A tiny church near Midland, Ont., looms large in this issue. I know it well because I used to pass it every day on the school bus.
Ebenezer United is a lovingly maintained white frame building located at the junction of two country roads. Hardwood bush, farmers’ fields and split-rail fences surround it. It’s hard to imagine a rural church with a more postcard-perfect setting.
Until recently, it was also hard to imagine Ebenezer United and its struggling congregation of about 65 people as a hotbed of environmental activism — even civil disobedience. But that is exactly what it became as it joined a movement of local citizens and prominent environmentalists to halt the opening of a huge landfill site near Georgian Bay that threatened to pollute some of the purest water on the planet.
The fight to stop “Site 41,” as the proposed landfill came to be known, is the subject of a feature by Toronto writer John Bird (“Pure grit”
). The cast of characters in Bird’s story includes the minister of Ebenezer United and two elderly church members, who defied a court order to stay away from a protesters’ encampment. It also includes the minister of a nearby First Nations congregation and Native women who maintained a protest vigil.
As I read Bird’s article, I recalled a conversation with Moderator Mardi Tindal late last year. Freshly returned from the Copenhagen climate change conference, the moderator was discouraged by the inability of world leaders to reach a meaningful agreement to combat global warming. But she was also excited by the resolve of non-government groups to work together. And she was encouraged by the support she was seeing in the pews for a higher, more active church profile in the environmental movement. Together, we wondered if that growing, faith-fuelled passion for the environment might be a catalyst for re-energizing congregations and re-engaging them with their communities.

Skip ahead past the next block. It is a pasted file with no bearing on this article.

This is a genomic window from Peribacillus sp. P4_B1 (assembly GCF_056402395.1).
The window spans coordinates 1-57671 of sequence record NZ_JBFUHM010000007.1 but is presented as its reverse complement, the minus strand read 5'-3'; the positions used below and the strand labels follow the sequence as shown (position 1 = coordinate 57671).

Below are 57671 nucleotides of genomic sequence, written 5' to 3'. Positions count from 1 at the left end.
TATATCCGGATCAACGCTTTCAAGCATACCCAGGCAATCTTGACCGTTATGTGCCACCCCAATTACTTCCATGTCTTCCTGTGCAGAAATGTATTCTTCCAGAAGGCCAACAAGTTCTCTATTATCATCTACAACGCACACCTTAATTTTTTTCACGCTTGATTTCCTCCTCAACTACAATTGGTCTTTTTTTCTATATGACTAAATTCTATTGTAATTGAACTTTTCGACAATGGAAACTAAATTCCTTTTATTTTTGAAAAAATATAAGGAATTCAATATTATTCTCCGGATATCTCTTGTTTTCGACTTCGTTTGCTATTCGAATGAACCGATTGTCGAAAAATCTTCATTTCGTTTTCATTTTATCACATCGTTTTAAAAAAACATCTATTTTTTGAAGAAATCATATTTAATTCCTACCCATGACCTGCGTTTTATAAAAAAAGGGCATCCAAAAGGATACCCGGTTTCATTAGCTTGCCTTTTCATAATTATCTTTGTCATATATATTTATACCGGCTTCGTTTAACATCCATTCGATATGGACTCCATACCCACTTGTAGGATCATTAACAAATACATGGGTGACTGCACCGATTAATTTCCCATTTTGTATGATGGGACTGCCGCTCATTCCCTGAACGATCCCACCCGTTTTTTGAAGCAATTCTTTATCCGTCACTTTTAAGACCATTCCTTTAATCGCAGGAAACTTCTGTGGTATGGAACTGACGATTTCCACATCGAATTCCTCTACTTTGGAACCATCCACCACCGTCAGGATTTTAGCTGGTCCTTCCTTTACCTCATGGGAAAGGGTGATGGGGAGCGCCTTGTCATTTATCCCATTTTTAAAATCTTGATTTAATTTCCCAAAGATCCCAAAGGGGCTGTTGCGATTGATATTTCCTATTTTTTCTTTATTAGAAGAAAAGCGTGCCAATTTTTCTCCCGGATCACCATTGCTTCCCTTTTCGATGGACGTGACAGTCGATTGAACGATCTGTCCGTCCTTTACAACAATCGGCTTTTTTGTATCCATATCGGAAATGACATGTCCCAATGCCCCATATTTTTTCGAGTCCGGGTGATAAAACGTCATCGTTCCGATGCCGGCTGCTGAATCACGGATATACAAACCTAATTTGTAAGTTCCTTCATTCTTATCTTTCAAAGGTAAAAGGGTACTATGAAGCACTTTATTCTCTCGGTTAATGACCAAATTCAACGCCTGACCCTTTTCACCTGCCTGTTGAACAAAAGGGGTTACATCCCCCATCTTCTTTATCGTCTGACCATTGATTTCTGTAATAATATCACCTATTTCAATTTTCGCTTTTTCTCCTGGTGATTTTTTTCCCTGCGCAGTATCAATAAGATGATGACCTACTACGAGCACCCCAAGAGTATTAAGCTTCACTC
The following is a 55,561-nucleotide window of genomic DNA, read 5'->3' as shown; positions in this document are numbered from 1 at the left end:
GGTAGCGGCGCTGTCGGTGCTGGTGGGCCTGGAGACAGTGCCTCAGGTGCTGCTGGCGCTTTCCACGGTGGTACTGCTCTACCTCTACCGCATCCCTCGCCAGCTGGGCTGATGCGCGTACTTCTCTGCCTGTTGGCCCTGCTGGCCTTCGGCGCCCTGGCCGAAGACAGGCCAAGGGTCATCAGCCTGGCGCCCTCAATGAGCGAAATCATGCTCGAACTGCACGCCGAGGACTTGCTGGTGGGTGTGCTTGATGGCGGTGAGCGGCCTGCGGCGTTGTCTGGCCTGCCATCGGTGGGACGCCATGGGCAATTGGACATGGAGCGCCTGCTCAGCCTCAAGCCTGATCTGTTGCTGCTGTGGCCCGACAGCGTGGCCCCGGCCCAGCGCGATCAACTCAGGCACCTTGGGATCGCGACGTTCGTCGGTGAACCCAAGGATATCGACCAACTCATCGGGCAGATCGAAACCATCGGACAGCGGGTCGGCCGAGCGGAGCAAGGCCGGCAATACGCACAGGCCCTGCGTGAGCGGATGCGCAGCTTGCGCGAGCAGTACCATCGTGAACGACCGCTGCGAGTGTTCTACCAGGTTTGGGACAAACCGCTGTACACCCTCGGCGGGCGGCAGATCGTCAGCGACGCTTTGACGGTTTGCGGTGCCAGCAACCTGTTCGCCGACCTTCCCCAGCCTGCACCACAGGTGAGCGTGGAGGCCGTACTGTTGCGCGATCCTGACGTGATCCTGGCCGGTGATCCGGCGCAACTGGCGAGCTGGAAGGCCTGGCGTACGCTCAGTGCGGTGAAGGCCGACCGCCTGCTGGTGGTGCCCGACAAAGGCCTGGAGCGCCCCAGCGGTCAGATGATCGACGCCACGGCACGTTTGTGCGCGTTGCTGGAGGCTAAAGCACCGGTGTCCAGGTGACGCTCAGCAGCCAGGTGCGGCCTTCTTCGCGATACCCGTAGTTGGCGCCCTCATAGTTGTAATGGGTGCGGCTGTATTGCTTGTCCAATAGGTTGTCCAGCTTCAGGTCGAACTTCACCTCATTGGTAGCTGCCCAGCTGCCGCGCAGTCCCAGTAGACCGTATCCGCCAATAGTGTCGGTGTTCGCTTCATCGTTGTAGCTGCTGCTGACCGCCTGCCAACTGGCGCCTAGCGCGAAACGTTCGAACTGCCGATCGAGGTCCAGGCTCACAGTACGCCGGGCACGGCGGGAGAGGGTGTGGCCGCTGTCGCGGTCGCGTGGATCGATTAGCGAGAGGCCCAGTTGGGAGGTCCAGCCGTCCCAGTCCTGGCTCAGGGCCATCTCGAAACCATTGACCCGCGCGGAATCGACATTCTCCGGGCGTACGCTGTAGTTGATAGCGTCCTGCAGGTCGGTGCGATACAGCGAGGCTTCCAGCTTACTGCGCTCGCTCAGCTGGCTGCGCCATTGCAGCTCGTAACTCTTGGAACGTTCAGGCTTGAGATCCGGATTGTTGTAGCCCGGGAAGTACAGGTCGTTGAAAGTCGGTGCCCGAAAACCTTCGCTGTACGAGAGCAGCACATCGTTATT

The story of Site 41 is certainly an interesting case study in the good things that can happen when local churches step forward on an environmental issue. The churches involved in the Site 41 movement made important connections with secular organizations and with individuals who share a commitment to the well-being of the planet. By standing side by side at the barricades, Native and non-Native protesters broke down racial barriers that had divided them for generations. And 124-year-old Ebenezer United has a new-found community profile — along with a smattering of new, young families in the pews.
Need I even mention age? Ina and Keith Wood, the retired farm couple from Ebenezer United who risked going to jail by defying the court order, are 76 and 84 respectively. Their example shows that an aging church needn’t be a moribund church.
Site 41 is currently mothballed, and uneasy opponents want assurance it will stay that way. In the meantime, Ebenezer United carries on as it always has. But something tells me that the kids who pass by on the school bus now think of it as something more than picturesque. I certainly would.
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